a(t) scale factor , default a(now) = 1, by convention

BA balloon analogy as it relates to expansion

BB Big Bang event

BLY billion light years (preferred to the equivalent GLY, giga-light years).

c universal speed limit exhibited by uninhibited “massless” particle including light and presumably gravity, $c\ =\ 2.99792458\ \times\ 10^{8}\ m\ s^{-1}$

d 108 years, a convenient cosmology time unit, e.g. H(now) = 1/139 per d.

DE dark energy, a.k.a. cosmological constant

DM dark matter

EFE Einstein field equations

frame frame of reference, inertial (non-accelerating) unless otherwise specified.

G gravitational constant

GLY giga-light years, BLY (billion light years) is preferred.

GR general relativity, Einstein’s 1915 theory of.

H Hubble expansion rate. a.k.a. “Hubble parameter”, “Hubble constant” (now known to vary slightly over time). The distance between observers at rest grow at this rate-a certain fraction or percent of their length per unit time. The fractional increase in scale factor (a), H = a’/a. Default value H(now) = 1/139 of one percent per million years.

h Planck’s constant, $h\ =\ 6.62606876(52)\ \times\ 10^{-34}\ J\ s$.

ħ reduced Planck’s constant, ħ = h/2$\pi$

H$\infty$ Hubble parameter’s final asymptotic value, H$\infty$ = 1/163 per d = 1/163 of one percent per million years

CDM cold dark matter

LY light year, distance traveled by unhindered light in one earth year

M2 Minkowski diagram, a subset of M4 restricted to 1 spatial (horizontal) and 1 temporal (vertical) dimension.

M4 Minkowski spacetime, refers to 3 spatial plus 1 temporal orthogonal dimensions exhibiting relationship consistent with Einstein’s general theory of relativity (GR).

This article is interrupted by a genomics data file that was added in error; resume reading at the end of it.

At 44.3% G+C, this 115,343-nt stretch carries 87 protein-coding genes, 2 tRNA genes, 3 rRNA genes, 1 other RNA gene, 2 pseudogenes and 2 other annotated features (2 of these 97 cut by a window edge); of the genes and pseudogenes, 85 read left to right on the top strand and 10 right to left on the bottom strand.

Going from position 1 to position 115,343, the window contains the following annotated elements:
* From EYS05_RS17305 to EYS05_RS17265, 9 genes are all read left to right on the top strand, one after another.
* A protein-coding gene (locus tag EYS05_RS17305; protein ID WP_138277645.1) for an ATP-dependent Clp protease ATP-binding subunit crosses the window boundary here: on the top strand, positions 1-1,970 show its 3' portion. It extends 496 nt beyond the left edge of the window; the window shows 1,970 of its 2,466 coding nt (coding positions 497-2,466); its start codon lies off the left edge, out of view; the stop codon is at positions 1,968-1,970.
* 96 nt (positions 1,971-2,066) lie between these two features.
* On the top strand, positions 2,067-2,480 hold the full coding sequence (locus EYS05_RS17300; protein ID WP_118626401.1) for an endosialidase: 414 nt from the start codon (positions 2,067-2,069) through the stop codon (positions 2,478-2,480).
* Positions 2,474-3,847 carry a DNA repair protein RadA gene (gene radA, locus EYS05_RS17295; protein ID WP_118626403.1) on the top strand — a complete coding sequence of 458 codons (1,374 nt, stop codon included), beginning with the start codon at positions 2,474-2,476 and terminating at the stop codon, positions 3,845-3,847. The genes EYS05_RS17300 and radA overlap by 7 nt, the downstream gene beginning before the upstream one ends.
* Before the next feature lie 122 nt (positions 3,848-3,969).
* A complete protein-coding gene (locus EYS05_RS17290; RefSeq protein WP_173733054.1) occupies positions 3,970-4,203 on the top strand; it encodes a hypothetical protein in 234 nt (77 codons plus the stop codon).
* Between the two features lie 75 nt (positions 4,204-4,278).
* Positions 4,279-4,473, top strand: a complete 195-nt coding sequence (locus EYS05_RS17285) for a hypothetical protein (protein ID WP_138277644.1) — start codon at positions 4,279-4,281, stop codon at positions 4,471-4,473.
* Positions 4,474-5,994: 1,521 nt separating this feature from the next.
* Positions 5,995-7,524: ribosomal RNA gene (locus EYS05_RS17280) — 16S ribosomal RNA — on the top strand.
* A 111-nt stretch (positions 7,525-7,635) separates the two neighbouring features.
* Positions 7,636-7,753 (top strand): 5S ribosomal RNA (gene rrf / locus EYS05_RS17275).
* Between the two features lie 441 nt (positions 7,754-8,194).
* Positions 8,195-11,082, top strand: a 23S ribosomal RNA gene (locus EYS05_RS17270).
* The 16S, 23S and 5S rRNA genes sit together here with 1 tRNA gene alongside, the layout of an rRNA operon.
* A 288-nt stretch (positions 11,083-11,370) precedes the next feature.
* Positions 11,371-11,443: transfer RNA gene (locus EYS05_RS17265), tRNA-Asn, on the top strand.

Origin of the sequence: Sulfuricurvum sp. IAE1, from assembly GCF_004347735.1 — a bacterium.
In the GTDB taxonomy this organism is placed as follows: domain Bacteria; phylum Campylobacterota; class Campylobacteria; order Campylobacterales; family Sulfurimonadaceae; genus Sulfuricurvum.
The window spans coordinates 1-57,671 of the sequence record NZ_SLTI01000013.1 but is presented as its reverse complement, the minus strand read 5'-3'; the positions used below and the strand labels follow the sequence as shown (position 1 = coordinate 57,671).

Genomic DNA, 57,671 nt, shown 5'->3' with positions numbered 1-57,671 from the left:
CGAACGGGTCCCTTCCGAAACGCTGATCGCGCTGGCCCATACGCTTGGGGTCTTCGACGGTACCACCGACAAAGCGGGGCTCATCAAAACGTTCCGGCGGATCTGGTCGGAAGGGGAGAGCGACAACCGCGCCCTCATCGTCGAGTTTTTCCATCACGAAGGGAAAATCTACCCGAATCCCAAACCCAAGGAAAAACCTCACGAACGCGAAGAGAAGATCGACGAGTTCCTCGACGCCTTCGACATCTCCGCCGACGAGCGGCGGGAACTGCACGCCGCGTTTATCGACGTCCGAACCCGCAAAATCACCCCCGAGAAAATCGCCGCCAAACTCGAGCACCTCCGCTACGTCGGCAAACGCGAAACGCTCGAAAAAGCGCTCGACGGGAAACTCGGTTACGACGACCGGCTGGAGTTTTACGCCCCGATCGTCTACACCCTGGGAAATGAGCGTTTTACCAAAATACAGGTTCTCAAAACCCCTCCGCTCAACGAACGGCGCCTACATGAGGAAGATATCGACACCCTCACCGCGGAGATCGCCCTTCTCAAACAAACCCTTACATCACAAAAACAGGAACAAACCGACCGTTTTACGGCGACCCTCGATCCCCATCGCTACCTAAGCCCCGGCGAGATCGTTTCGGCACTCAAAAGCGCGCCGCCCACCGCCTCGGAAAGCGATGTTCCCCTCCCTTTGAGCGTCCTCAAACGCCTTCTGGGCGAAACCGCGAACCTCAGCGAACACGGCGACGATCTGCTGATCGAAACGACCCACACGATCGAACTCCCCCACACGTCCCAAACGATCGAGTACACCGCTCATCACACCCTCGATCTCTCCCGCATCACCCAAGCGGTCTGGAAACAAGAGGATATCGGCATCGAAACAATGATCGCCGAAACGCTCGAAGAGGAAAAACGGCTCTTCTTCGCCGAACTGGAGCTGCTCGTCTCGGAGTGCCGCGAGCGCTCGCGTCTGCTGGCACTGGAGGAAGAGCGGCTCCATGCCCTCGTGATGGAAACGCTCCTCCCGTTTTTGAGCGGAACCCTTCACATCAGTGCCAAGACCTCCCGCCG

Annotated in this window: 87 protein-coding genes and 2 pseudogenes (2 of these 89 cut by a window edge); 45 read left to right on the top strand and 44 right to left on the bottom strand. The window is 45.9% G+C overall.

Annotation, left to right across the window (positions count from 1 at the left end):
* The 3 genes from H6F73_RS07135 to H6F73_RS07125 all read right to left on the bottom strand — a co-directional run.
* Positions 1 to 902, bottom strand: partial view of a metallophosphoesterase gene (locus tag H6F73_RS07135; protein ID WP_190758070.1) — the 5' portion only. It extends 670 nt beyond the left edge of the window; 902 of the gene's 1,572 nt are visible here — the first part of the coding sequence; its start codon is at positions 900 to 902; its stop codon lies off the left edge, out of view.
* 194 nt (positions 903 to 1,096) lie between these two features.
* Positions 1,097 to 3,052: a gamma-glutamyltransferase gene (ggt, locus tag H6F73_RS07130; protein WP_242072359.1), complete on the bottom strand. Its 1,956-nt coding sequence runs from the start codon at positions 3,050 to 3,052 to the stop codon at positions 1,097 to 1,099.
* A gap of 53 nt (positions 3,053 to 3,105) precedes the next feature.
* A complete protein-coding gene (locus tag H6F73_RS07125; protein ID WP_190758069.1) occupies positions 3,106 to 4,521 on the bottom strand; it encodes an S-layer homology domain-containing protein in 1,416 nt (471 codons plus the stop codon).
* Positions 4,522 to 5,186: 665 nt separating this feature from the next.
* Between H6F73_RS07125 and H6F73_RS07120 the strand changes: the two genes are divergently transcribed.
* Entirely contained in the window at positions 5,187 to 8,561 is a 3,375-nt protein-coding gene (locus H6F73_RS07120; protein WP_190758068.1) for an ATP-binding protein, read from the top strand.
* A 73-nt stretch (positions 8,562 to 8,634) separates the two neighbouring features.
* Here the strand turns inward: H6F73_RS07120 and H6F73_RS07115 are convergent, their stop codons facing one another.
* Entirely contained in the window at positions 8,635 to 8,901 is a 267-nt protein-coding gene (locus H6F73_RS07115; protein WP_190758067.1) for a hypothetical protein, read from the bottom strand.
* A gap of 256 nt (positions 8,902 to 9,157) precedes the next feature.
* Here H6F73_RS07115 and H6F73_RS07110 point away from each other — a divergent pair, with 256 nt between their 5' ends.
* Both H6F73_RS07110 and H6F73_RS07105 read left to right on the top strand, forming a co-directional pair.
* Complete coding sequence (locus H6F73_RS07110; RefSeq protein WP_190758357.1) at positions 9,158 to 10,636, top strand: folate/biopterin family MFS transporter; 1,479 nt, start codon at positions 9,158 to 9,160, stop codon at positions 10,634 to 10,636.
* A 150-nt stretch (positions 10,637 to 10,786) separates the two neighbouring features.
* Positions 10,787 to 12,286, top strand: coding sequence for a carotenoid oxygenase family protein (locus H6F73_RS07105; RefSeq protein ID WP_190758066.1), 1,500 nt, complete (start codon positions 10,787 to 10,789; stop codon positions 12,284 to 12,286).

MLY million light years

Mpc mega parsec, a spatial distance, 3.26 million light years.

nD nth dimension, where n indicates the number of dimensions referenced

PF Physics Forums

Q.E.D. quod erat demonstrandum, mathematical expression meaning “thus it is demonstrated” (periods required)

QED quantum electrodynamics

QFT quantum field theory

QM quantum mechanics, quantum theory, quantum physics

R current estimated radius of the universe as modeled in the balloon analogy, xxx billion light years

sqrt the square root operator (√), e.g. sqrt(9) = 3

SR special relativity, Einstein’s 1905 theory of.

t time, default = now

U universe, most often all of three dimensional space and its contents at a particular time, default = now.

WMAP Wilkinson Microwave Anisotropy Probe

z fractional amount distances and wavelengths have increased while light was in transit. Arriving wavelength is 1+z times original.

Last edited: Sep 21, 2012
3. Sep 21, 2012

### Staff: Mentor

1./2. derivative of a (with respect to time for the scale factor)

108? Can be written as [noparse]108[/noparse]

Your pi and lambda below planck's constant look broken.

I would expect ly for light year.
Is there any reason to prefer Bly, where Gly follows the SI prefixes?

Observable universe? ~46 Gly I think.

[noparse]Wilkinson Microwave Anisotropy Probe[/noparse]

Usually, the long version of the names is not really relevant anyway. For example, Gaia is "Global Astrometric Interferometer for Astrophysics", but the final design does not use an interferometer.

4. Sep 21, 2012